FIG. 8 is a flowchart of a method according to another embodiment. In process block 812, one or more thresholds can be generated based on historical communication session metrics. The thresholds can be generated in a number of ways, such as using an acceptable deviation from a previously stored maximum value, or the thresholds can be based on user profiles with an acceptable deviation from a baseline of past metrics for valid communication sessions. In process block 814, a request is received to perform an action in a current authenticated communication session. By being an authenticated communication session, it is meant that authentication already occurred using any of a variety of techniques, such as receiving a password, cookie, token, certificate, etc. Requests are typically generated when a user in a browser application clicks on a link for the purpose of performing an action. The action is typically associated with accessing sensitive data, which is secure information in a user account. In cases where the action is not accessing sensitive data, then the authentication can be avoided and the request can be responded to. Alternatively, authentication can be considered for all requests, if desired. However, considering authentication for all requests can slow the system. Thus, in some embodiments, actions are considered candidate actions if they match a predetermined list, such as is shown at 172 in FIG. 1. In process block 816, a metric is received associated with the current communication session. The metric can be any of the above described metrics including environmental (e.g., ambient noise), behavioral (e.g., clickstream data), and performance metrics (e.g., rendering times). In process block 818, if it is determined that the metric exceeds the threshold, then an additional authentication can be requested, such as by sending an indicator to the authentication service to perform the request. The authentication can be a multifactor authentication or other authentication methods. A challenge request service (e.g., 421 in FIG. 4) and response validation service (e.g., 424) can be used to authenticate the user. If authenticated, then the user action can be completed as requested. Otherwise, the user action can be denied.

FIG. 9 depicts a generalized example of a suitable computing environment 900 in which the described innovations may be implemented. The computing environment 900 is not intended to suggest any limitation as to scope of use or functionality, as the innovations may be implemented in diverse general-purpose or special-purpose computing systems. For example, the computing environment 900 can be any of a variety of computing devices (e.g., desktop computer, laptop computer, server computer, tablet computer, etc.).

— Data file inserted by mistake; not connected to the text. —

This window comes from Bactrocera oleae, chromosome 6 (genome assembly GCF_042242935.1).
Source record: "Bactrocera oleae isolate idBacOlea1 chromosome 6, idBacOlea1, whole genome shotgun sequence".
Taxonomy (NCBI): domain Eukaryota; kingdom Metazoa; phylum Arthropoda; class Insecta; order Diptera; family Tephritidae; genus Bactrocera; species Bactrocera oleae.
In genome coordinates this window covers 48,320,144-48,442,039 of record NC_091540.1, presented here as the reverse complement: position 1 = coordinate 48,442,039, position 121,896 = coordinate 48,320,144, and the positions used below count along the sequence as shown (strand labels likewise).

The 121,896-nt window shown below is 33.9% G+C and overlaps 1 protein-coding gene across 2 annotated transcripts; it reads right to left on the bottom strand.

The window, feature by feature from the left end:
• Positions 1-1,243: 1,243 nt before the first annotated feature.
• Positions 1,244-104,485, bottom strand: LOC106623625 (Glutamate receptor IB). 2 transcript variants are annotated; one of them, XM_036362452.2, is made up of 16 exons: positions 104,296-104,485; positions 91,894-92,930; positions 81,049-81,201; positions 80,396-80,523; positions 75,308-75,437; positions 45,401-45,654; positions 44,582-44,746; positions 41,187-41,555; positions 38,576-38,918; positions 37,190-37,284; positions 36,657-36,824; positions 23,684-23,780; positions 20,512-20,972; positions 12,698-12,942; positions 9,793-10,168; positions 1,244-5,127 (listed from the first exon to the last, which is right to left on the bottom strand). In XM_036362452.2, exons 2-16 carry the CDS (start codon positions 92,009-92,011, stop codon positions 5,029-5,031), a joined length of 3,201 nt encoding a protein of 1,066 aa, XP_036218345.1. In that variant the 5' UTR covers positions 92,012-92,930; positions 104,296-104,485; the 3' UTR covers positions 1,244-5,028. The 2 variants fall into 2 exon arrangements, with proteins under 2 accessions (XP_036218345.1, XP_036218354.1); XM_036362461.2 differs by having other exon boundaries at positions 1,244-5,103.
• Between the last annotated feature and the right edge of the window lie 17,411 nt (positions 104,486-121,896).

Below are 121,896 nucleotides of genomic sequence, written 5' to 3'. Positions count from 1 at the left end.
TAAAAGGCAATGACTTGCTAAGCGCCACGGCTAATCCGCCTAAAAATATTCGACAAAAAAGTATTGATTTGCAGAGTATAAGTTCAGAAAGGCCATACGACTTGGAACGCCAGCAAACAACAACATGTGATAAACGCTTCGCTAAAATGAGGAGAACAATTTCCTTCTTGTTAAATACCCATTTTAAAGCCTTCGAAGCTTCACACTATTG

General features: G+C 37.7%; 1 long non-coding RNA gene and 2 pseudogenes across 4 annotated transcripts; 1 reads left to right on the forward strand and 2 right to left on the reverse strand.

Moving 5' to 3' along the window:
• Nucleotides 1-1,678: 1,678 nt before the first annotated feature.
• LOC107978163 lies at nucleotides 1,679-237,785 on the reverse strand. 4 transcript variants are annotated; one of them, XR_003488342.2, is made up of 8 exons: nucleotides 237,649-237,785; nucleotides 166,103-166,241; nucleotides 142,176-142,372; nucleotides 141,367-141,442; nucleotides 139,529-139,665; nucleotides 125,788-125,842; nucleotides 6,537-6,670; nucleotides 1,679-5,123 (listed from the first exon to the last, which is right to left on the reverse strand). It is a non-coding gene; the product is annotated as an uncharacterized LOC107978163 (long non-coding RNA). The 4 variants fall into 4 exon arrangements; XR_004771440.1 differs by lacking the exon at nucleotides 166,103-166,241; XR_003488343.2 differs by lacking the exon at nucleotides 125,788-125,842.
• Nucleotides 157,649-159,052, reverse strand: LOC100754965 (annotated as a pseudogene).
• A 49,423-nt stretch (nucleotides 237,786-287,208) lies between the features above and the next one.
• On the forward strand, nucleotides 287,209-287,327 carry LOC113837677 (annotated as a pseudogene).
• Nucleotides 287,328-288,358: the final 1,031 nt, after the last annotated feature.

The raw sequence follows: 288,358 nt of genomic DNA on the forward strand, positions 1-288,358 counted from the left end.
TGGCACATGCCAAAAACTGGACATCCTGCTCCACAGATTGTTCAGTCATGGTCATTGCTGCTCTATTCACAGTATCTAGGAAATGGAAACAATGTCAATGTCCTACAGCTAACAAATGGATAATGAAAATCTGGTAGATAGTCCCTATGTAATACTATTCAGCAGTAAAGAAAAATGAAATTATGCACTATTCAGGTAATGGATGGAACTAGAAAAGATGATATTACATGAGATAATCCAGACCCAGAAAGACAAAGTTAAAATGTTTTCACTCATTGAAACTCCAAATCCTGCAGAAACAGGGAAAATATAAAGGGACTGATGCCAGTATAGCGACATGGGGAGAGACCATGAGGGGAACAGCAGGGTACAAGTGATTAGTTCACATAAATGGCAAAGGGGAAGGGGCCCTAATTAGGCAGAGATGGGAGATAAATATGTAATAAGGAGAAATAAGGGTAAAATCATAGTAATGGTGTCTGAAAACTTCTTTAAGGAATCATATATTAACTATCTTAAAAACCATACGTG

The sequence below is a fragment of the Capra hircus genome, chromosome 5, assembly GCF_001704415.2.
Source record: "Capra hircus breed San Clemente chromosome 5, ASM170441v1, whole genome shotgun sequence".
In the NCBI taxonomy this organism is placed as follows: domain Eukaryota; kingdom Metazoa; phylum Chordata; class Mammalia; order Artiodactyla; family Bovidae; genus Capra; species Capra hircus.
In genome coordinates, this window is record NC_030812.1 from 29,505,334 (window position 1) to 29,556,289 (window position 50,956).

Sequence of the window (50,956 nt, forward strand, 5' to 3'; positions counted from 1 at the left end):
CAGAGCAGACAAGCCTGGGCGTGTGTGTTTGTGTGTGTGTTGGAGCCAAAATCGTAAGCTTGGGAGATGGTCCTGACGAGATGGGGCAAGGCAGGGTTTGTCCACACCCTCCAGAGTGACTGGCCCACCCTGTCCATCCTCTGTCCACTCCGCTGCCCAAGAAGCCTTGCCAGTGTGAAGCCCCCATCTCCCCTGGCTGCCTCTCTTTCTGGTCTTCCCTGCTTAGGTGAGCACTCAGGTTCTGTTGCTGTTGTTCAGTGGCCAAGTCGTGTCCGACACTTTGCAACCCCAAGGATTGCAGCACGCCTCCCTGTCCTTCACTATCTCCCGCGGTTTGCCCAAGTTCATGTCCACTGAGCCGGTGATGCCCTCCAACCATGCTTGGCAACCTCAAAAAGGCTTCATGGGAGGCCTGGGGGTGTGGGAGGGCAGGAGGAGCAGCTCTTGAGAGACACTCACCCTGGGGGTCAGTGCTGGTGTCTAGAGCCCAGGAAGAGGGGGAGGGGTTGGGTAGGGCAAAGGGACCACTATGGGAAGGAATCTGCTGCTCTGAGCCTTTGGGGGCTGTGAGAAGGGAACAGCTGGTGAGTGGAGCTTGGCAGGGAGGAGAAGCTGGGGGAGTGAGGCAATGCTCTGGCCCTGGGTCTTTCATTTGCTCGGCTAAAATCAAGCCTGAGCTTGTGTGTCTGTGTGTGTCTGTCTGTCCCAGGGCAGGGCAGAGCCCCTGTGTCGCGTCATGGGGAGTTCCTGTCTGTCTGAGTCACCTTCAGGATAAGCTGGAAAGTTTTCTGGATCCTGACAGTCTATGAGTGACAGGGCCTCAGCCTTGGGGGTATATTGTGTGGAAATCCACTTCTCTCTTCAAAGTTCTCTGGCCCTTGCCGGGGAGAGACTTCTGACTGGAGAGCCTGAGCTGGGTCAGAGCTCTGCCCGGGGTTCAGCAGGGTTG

With reference to FIG. 9, the computing environment 900 includes one or more processing units 910, 915 and memory 920, 925. In FIG. 9, this basic configuration 930 is included within a dashed line. The processing units 910, 915 execute computer-executable instructions. A processing unit can be a general-purpose central processing unit (CPU), processor in an application-specific integrated circuit (ASIC) or any other type of processor. In a multi-processing system, multiple processing units execute computer-executable instructions to increase processing power. For example, FIG. 9 shows a central processing unit 910 as well as a graphics processing unit or co-processing unit 915. The tangible memory 920, 925 may be volatile memory (e.g., registers, cache, RAM), non-volatile memory (e.g., ROM, EEPROM, flash memory, etc.), or some combination of the two, accessible by the processing unit(s). The memory 920, 925 stores software 980 implementing one or more innovations described herein, in the form of computer-executable instructions suitable for execution by the processing unit(s).

A computing system may have additional features. For example, the computing environment 900 includes storage 940, one or more input devices 950, one or more output devices 960, and one or more communication connections 970. An interconnection mechanism (not shown) such as a bus, controller, or network interconnects the components of the computing environment 900. Typically, operating system software (not shown) provides an operating environment for other software executing in the computing environment 900, and coordinates activities of the components of the computing environment 900.

The tangible storage 940 may be removable or non-removable, and includes magnetic disks, magnetic tapes or cassettes, CD-ROMs, DVDs, or any other medium which can be used to store information in a non-transitory way and which can be accessed within the computing environment 900. The storage 940 stores instructions for the software 980 implementing one or more innovations described herein.

The input device(s) 950 may be a touch input device such as a keyboard, mouse, pen, or trackball, a voice input device, a scanning device, or another device that provides input to the computing environment 900. The output device(s) 960 may be a display, printer, speaker, CD-writer, or another device that provides output from the computing environment 900.